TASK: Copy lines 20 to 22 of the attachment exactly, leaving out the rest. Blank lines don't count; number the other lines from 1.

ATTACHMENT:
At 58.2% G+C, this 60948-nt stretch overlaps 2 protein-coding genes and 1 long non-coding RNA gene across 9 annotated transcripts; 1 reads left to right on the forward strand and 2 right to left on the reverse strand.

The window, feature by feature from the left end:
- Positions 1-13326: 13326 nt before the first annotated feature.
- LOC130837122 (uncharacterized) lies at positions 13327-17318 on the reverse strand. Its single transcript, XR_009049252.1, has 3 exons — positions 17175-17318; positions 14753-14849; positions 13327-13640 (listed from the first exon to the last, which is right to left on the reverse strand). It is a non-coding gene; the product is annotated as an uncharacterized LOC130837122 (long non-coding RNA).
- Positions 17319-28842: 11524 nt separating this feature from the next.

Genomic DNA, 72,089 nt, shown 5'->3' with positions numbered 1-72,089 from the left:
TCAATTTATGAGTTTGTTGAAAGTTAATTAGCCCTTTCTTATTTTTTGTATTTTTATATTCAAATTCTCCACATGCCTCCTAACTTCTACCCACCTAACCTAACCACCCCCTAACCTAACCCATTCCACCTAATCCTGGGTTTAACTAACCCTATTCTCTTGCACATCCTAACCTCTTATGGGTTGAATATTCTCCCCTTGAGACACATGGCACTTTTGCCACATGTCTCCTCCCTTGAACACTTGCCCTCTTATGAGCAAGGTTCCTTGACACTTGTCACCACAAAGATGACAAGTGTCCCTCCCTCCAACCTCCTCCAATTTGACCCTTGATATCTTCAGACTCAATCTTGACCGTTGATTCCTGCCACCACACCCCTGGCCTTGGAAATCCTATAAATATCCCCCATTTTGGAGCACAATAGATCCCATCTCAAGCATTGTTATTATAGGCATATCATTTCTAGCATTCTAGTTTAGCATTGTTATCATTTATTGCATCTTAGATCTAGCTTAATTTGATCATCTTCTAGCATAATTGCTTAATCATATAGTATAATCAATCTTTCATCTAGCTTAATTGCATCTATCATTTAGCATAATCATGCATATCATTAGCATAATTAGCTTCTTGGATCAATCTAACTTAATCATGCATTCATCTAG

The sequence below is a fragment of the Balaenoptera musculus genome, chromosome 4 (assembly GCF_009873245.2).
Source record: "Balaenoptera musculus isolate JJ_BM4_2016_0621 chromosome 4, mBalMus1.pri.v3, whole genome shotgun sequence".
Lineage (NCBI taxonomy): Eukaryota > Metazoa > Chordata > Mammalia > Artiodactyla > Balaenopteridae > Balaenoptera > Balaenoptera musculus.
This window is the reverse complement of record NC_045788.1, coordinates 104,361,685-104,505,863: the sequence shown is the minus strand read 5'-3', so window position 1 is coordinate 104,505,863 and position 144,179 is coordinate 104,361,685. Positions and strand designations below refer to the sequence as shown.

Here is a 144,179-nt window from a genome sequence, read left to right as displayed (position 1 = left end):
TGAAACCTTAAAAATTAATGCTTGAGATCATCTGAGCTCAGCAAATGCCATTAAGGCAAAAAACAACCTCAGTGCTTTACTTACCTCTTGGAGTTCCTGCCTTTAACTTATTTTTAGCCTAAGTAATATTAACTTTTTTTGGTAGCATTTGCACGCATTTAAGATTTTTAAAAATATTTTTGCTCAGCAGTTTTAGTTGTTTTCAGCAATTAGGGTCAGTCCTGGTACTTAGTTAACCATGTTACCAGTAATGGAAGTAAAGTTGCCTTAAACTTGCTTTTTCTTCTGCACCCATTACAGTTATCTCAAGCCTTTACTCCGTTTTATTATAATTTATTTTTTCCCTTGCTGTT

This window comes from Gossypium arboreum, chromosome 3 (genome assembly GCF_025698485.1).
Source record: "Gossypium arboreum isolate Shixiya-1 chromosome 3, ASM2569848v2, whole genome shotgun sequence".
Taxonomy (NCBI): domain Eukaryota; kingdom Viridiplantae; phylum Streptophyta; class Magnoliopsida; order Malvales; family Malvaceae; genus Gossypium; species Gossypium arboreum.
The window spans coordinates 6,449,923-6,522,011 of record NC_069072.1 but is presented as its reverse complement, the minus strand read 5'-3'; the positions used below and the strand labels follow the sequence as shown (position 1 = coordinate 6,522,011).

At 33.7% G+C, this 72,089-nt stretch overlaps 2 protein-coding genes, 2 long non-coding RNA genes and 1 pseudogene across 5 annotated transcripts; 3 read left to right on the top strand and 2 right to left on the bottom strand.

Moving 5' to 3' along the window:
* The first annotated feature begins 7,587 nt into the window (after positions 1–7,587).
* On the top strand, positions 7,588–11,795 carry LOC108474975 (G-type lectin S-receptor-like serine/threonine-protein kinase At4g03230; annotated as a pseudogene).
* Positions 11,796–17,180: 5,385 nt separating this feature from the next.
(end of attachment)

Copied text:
* The first annotated feature begins 7,587 nt into the window (after positions 1–7,587).
* On the top strand, positions 7,588–11,795 carry LOC108474975 (G-type lectin S-receptor-like serine/threonine-protein kinase At4g03230; annotated as a pseudogene).
* Positions 11,796–17,180: 5,385 nt separating this feature from the next.